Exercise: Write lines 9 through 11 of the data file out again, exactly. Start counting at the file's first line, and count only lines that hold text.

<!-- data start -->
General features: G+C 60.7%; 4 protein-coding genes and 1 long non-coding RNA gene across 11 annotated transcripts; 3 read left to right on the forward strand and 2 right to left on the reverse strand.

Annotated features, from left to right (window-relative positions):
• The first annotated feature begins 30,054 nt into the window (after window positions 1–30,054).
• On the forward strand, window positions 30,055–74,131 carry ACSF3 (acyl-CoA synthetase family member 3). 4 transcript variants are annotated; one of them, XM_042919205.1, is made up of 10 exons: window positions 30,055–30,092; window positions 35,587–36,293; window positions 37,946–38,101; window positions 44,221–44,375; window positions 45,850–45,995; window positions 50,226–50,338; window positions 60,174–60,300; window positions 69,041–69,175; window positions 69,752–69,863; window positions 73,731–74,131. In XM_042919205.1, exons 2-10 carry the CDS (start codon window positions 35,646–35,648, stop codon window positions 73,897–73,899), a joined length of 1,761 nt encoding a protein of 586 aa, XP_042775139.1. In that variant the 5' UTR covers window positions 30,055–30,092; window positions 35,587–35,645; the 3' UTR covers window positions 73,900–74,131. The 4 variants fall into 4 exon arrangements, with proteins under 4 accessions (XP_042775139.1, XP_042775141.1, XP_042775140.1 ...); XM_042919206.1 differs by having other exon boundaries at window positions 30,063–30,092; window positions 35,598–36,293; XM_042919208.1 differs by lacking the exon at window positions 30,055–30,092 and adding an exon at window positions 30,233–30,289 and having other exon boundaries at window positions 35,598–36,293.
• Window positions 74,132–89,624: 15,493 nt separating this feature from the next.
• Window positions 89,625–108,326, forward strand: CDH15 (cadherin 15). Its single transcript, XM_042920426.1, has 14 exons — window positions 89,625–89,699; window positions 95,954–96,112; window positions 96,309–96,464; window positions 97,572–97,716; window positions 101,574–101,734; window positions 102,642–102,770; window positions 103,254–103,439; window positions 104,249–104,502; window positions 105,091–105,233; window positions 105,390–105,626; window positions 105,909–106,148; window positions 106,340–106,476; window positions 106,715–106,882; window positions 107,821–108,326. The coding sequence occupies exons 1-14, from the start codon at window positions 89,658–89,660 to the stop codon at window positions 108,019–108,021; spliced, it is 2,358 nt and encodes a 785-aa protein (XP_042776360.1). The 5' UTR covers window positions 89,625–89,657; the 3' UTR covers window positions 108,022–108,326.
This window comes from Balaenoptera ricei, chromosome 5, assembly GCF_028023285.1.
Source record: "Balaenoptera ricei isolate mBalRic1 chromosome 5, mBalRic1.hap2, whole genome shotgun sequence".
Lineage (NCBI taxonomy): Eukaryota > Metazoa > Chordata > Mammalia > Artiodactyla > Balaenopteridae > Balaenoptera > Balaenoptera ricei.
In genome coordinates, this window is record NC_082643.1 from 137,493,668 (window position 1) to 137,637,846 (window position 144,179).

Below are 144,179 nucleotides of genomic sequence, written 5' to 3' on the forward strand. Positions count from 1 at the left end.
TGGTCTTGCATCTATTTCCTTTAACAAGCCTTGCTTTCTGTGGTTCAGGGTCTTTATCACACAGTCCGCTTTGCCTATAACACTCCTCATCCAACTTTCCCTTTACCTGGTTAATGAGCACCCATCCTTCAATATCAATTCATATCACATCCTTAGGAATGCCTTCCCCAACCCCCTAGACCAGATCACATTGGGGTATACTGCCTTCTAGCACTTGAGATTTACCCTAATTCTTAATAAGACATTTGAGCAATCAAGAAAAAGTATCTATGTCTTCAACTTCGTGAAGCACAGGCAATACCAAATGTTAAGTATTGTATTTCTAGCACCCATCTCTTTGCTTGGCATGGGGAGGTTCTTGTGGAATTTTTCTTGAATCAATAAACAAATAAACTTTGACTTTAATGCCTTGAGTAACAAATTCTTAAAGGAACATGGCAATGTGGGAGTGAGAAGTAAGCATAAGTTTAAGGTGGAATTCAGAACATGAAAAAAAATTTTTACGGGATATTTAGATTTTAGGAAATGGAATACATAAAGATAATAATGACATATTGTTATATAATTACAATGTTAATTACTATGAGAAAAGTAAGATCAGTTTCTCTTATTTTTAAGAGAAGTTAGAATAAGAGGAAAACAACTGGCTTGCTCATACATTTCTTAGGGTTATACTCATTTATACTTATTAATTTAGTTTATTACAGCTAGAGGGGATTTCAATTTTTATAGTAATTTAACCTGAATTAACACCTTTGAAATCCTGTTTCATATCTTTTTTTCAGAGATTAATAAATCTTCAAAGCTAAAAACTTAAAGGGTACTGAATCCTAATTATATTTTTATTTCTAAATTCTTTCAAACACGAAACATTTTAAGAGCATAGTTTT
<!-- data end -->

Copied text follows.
Lineage (NCBI taxonomy): Eukaryota > Metazoa > Chordata > Mammalia > Artiodactyla > Balaenopteridae > Balaenoptera > Balaenoptera ricei.
In genome coordinates, this window is record NC_082643.1 from 137,493,668 (window position 1) to 137,637,846 (window position 144,179).

Below are 144,179 nucleotides of genomic sequence, written 5' to 3' on the forward strand. Positions count from 1 at the left end.